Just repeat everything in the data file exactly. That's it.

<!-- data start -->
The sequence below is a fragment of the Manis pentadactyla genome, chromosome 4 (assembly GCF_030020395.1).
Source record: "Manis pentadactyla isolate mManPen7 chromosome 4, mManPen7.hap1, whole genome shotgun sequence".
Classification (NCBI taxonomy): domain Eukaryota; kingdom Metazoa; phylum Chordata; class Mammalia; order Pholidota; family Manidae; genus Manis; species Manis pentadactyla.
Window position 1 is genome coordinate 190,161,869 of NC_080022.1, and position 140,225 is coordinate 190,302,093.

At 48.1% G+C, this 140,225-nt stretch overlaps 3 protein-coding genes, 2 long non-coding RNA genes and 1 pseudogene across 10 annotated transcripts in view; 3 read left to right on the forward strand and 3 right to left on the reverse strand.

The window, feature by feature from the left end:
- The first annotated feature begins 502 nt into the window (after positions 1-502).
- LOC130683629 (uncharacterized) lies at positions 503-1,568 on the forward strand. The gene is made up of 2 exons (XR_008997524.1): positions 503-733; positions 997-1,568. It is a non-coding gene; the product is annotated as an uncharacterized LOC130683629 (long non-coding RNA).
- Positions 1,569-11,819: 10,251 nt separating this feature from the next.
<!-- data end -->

The sequence below is a fragment of the Manis pentadactyla genome, chromosome 4 (assembly GCF_030020395.1).
Source record: "Manis pentadactyla isolate mManPen7 chromosome 4, mManPen7.hap1, whole genome shotgun sequence".
Classification (NCBI taxonomy): domain Eukaryota; kingdom Metazoa; phylum Chordata; class Mammalia; order Pholidota; family Manidae; genus Manis; species Manis pentadactyla.
Window position 1 is genome coordinate 190,161,869 of NC_080022.1, and position 140,225 is coordinate 190,302,093.

At 48.1% G+C, this 140,225-nt stretch overlaps 3 protein-coding genes, 2 long non-coding RNA genes and 1 pseudogene across 10 annotated transcripts in view; 3 read left to right on the forward strand and 3 right to left on the reverse strand.

The window, feature by feature from the left end:
- The first annotated feature begins 502 nt into the window (after positions 1-502).
- LOC130683629 (uncharacterized) lies at positions 503-1,568 on the forward strand. The gene is made up of 2 exons (XR_008997524.1): positions 503-733; positions 997-1,568. It is a non-coding gene; the product is annotated as an uncharacterized LOC130683629 (long non-coding RNA).
- Positions 1,569-11,819: 10,251 nt separating this feature from the next.